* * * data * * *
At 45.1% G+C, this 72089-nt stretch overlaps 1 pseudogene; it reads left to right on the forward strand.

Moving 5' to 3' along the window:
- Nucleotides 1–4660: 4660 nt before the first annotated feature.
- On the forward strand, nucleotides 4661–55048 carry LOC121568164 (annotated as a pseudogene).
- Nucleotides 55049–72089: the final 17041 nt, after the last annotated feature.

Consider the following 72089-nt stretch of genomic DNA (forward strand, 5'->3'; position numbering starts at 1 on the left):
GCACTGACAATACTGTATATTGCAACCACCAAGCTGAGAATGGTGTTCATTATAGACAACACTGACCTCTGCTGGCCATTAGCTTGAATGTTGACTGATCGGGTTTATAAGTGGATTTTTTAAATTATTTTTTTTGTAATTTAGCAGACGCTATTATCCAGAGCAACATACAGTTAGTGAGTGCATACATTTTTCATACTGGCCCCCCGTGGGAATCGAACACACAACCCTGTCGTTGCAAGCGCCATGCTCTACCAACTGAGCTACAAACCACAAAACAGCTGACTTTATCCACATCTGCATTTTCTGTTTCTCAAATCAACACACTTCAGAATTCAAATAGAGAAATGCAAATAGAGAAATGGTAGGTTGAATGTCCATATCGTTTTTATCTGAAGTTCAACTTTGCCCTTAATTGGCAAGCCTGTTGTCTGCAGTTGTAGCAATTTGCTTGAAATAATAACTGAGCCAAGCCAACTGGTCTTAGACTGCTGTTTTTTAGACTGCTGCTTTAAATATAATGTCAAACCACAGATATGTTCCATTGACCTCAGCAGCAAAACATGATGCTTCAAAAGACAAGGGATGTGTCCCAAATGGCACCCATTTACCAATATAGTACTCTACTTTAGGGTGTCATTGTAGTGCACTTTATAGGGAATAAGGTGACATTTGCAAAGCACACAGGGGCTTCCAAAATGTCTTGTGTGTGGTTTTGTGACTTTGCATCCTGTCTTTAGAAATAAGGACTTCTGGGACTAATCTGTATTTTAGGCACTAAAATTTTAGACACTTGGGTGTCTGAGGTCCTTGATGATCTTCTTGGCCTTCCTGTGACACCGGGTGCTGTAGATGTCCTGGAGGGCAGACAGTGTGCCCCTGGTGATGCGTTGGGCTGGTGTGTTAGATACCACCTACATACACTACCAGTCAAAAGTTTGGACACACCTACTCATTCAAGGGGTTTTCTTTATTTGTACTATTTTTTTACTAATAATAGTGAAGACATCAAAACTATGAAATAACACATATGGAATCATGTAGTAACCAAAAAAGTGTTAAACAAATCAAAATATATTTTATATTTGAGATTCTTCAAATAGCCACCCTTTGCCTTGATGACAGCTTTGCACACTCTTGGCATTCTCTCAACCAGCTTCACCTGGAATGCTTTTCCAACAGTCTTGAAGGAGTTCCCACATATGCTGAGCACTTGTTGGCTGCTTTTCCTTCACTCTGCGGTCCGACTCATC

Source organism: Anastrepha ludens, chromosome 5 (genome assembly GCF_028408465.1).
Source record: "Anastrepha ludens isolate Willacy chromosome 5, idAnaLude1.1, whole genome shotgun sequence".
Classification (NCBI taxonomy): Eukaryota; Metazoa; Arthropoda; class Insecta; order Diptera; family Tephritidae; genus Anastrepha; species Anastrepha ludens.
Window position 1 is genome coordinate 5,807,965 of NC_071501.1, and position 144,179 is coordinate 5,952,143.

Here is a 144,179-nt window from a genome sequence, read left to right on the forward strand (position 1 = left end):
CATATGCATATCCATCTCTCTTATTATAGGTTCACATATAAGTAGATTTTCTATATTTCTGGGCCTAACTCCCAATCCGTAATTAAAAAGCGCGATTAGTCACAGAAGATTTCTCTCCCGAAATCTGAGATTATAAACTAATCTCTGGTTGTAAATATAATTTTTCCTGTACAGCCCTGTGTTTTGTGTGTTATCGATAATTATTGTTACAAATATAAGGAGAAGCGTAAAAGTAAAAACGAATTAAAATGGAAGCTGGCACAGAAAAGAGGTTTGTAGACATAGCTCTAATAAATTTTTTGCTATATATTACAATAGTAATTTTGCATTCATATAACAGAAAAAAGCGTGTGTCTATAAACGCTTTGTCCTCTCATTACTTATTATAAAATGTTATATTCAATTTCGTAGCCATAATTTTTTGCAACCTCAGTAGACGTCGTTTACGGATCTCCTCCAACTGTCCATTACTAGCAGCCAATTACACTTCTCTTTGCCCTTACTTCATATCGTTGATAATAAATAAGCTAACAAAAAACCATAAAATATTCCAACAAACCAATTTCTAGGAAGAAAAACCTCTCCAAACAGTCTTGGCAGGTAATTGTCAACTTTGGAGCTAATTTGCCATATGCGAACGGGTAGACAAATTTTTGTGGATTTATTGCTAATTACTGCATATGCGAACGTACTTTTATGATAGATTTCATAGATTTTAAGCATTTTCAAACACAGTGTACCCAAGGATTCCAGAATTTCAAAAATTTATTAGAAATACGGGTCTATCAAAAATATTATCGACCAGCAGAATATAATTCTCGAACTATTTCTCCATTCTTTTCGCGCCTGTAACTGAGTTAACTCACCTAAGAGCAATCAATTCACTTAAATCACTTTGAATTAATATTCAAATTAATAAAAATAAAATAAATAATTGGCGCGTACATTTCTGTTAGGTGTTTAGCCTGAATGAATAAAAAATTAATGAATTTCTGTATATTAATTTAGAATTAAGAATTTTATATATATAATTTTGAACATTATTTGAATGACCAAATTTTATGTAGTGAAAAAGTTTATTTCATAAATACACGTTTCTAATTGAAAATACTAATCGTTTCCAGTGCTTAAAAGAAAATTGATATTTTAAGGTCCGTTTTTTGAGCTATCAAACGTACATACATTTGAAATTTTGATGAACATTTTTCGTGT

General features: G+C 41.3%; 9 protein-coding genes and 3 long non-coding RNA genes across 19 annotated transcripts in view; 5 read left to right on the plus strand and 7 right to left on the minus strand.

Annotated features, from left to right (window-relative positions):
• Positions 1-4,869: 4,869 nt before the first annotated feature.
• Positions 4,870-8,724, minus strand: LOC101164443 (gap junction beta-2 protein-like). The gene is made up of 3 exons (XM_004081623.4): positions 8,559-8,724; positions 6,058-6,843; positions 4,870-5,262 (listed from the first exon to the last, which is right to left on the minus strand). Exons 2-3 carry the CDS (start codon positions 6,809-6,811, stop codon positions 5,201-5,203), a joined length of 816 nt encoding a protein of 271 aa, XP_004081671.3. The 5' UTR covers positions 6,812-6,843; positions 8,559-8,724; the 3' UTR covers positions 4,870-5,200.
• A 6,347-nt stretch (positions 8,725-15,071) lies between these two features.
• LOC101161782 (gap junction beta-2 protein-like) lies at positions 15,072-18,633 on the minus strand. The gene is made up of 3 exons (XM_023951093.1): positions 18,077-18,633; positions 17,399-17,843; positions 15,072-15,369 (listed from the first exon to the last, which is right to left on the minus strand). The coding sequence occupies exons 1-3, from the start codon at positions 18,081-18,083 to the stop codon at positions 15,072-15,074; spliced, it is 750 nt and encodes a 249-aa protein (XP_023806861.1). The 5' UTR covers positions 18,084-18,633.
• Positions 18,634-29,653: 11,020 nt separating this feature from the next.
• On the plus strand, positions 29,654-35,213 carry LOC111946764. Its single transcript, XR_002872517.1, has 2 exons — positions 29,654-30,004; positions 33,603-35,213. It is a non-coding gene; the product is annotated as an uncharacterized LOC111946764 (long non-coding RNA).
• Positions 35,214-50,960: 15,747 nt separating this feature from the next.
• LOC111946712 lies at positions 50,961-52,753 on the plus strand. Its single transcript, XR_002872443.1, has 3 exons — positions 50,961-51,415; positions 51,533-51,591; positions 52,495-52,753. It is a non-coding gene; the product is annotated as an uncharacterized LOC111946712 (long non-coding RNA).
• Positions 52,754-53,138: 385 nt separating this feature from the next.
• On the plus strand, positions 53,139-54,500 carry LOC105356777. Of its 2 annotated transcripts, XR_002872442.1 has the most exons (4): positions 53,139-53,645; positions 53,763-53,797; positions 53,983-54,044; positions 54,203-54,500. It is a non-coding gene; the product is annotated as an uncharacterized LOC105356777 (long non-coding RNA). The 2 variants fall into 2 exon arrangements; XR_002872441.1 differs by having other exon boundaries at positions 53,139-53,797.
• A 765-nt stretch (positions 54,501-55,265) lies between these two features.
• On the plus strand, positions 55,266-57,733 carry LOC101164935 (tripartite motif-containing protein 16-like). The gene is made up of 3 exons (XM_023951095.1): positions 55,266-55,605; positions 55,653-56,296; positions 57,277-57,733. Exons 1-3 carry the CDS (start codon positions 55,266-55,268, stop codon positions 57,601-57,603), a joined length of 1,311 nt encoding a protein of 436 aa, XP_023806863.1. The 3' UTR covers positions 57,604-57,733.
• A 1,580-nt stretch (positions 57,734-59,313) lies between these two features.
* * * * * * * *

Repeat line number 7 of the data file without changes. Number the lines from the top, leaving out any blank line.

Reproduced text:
GCACTGACAATACTGTATATTGCAACCACCAAGCTGAGAATGGTGTTCATTATAGACAACACTGACCTCTGCTGGCCATTAGCTTGAATGTTGACTGATCGGGTTTATAAGTGGATTTTTTAAATTATTTTTTTTGTAATTTAGCAGACGCTATTATCCAGAGCAACATACAGTTAGTGAGTGCATACATTTTTCATACTGGCCCCCCGTGGGAATCGAACACACAACCCTGTCGTTGCAAGCGCCATGCTCTACCAACTGAGCTACAAACCACAAAACAGCTGACTTTATCCACATCTGCATTTTCTGTTTCTCAAATCAACACACTTCAGAATTCAAATAGAGAAATGCAAATAGAGAAATGGTAGGTTGAATGTCCATATCGTTTTTATCTGAAGTTCAACTTTGCCCTTAATTGGCAAGCCTGTTGTCTGCAGTTGTAGCAATTTGCTTGAAATAATAACTGAGCCAAGCCAACTGGTCTTAGACTGCTGTTTTTTAGACTGCTGCTTTAAATATAATGTCAAACCACAGATATGTTCCATTGACCTCAGCAGCAAAACATGATGCTTCAAAAGACAAGGGATGTGTCCCAAATGGCACCCATTTACCAATATAGTACTCTACTTTAGGGTGTCATTGTAGTGCACTTTATAGGGAATAAGGTGACATTTGCAAAGCACACAGGGGCTTCCAAAATGTCTTGTGTGTGGTTTTGTGACTTTGCATCCTGTCTTTAGAAATAAGGACTTCTGGGACTAATCTGTATTTTAGGCACTAAAATTTTAGACACTTGGGTGTCTGAGGTCCTTGATGATCTTCTTGGCCTTCCTGTGACACCGGGTGCTGTAGATGTCCTGGAGGGCAGACAGTGTGCCCCTGGTGATGCGTTGGGCTGGTGTGTTAGATACCACCTACATACACTACCAGTCAAAAGTTTGGACACACCTACTCATTCAAGGGGTTTTCTTTATTTGTACTATTTTTTTACTAATAATAGTGAAGACATCAAAACTATGAAATAACACATATGGAATCATGTAGTAACCAAAAAAGTGTTAAACAAATCAAAATATATTTTATATTTGAGATTCTTCAAATAGCCACCCTTTGCCTTGATGACAGCTTTGCACACTCTTGGCATTCTCTCAACCAGCTTCACCTGGAATGCTTTTCCAACAGTCTTGAAGGAGTTCCCACATATGCTGAGCACTTGTTGGCTGCTTTTCCTTCACTCTGCGGTCCGACTCATC